September 26th, 2012
03:00 PM ET
Jovanotti may be the biggest name in Italian music that you've never heard of - until now.
The star, whose real name is Lorenzo Cherubini, is bringing his unique blend of orchestral pop and hip-hop to the United States for the first time in his 25-year career. His newest work, "Italia 1988-2012," is his first official U.S. album release.
The album represents a longtime love affair with New York. He moved there recently, and his newest track is called “New York for Life."
“New York is a special town…there is so much energy," Jovanotti tells CNN. "In the morning I take my daughter to school, and this town wakes up and it’s like a monster waking up. It’s incredible. It’s true what Frank Sinatra says, 'If you can make it there, you can make it anywhere.'"
It comes as no surprise, then, that Jovanotti’s first hip-hop experience came from a New York-based group: “The Beastie Boys really changed my life. Before them, I was just a listener of music. Before them, I didn’t think to be a musical artist. I listened to them and said, 'Oh yeah, this is what I want to do.'"
Jovanotti took that thought and ran with it, becoming the first big hip-hop star in Italy in the '80s, when most Italians had never even heard of the genre. “I was doing rap when people in Italy didn’t know what I was doing ... it was a music bomb. Because it was so different, all the young people went crazy. Italian artists usually talk about love. I was talking about the beat.”
Since then, he’s achieved full-blown rock star status in much of Europe. His 2011 album, "Ora," debuted at No. 1 in Italy and went on to become the best-selling album of the year. He sold out concerts at more than 50 arenas and stadiums, and he’s been on the cover of the Italian versions of Rolling Stone, GQ and Vanity Fair.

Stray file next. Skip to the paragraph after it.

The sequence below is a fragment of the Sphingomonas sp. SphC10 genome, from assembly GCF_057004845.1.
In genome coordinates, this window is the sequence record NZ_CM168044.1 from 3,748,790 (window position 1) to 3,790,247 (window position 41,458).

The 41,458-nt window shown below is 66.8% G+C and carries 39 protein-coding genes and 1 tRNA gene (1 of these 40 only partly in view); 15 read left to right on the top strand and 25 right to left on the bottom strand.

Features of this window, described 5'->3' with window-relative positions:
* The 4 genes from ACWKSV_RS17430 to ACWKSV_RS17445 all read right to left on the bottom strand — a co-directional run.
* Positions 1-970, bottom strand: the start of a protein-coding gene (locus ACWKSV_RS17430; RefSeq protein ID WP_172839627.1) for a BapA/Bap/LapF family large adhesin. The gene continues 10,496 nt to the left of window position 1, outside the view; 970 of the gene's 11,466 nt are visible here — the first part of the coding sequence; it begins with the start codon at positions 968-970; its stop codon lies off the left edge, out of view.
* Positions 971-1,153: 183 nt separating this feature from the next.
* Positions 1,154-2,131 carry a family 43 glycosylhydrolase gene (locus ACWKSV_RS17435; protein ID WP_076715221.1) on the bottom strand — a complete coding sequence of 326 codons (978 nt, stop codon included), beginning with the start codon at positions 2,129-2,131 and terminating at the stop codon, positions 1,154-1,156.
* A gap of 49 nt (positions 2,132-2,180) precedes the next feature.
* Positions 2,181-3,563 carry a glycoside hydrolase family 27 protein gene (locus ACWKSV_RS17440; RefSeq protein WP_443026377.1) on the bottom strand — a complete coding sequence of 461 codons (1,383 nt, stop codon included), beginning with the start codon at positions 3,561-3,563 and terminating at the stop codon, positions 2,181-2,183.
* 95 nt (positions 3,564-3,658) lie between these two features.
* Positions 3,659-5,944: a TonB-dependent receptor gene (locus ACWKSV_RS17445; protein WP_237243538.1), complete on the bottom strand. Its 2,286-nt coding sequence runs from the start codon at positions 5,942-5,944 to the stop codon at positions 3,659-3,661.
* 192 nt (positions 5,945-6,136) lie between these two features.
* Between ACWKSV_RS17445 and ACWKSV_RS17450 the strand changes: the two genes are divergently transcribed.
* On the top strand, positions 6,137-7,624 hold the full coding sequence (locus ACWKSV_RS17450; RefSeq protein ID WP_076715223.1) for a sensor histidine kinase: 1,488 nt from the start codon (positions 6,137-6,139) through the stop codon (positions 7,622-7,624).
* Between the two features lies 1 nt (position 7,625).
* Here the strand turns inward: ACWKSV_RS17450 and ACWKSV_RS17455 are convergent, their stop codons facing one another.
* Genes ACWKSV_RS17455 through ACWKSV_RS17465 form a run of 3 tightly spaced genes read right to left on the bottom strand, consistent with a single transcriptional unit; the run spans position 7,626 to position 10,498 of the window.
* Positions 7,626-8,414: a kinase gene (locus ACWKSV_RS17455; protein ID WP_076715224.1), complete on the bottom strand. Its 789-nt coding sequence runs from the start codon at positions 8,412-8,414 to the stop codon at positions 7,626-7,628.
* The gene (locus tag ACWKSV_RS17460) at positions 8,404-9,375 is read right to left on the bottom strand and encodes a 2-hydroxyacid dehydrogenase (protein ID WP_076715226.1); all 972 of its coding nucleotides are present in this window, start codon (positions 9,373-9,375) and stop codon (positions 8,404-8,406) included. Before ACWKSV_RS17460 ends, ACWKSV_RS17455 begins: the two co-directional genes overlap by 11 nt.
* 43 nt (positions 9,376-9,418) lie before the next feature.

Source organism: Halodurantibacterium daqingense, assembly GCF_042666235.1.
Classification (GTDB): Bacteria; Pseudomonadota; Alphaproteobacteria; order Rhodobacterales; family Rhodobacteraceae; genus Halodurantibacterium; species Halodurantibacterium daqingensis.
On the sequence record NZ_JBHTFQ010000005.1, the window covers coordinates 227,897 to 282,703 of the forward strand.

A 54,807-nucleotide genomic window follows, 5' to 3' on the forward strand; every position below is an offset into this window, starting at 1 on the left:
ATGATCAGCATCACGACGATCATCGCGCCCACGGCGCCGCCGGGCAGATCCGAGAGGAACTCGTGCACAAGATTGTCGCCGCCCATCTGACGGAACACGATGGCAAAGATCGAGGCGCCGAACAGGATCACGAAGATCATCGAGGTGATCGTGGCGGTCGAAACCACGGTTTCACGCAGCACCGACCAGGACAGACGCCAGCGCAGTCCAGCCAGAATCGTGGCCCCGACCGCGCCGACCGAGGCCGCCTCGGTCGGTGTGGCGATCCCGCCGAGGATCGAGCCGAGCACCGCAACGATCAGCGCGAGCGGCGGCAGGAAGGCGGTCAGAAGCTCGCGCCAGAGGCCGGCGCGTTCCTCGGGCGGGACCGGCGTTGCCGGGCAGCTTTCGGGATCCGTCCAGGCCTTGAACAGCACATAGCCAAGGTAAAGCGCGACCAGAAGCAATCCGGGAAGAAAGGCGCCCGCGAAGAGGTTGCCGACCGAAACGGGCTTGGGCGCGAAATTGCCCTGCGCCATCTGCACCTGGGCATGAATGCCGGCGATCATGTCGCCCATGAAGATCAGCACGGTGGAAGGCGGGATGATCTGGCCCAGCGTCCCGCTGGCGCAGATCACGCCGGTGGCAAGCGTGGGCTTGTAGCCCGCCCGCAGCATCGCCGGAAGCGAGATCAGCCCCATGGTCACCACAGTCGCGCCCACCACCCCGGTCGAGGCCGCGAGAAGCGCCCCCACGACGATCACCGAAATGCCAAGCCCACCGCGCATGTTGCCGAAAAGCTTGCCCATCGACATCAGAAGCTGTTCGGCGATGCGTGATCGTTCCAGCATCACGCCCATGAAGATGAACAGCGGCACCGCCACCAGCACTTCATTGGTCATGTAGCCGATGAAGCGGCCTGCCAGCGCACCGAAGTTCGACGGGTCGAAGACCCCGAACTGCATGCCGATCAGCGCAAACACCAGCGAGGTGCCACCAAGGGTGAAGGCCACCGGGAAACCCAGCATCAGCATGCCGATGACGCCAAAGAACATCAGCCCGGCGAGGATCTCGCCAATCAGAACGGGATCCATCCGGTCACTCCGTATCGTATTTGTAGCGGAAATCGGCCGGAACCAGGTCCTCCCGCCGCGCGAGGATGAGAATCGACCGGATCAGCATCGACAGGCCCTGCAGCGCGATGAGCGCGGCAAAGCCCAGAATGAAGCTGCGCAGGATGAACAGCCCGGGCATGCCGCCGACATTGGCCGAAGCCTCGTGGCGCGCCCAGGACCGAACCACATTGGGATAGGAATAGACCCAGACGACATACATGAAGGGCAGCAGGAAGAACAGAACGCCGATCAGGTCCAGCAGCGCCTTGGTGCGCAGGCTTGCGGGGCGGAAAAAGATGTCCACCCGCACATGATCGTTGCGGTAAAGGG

In a sense, Jovanotti is starting from scratch in the U.S. Even though he’s sold more than a dozen No. 1 albums, he’s still somewhat unknown in the States, but that doesn’t bother him.
“Here I am, Mr. Nobody," he joked with CNN. "And that’s cool, that’s fun .. when I play in a football stadium, I am not taller. I am not bigger when I play in a bigger place ... If I play to 100 people, I am always me. If I play to 100,000 people, I am always me.”
And to that end, Jovanotti is more than a musician - he’s also an activist. He just performed at a benefit concert for victims of a recent earthquake in Northern Italy, and he partnered with U2’s Bono on a debt relief campaign for various countries in Africa. He chose this campaign, in part, because of the influence African music has had on him.
“My music would not exist without African culture. Western culture would not exist without the African influence, and we didn’t give back anything for the rhythm that we stole," Jovanotti said.
When asked about the experience of helping those in Africa, he added that the "debt campaign brought big achievements. There are more children going to school in several countries. There are less people in extreme poverty."
Jovanotti believes that music can also bring about great change in the world. “A good song is the best thing for helping the world. The best thing for an artist is to be a good artist. If you are not a good artist, you can say whatever you want, and no one will listen.”
Jovanotti is currently touring the U.S., and plans to release a new album later this year.
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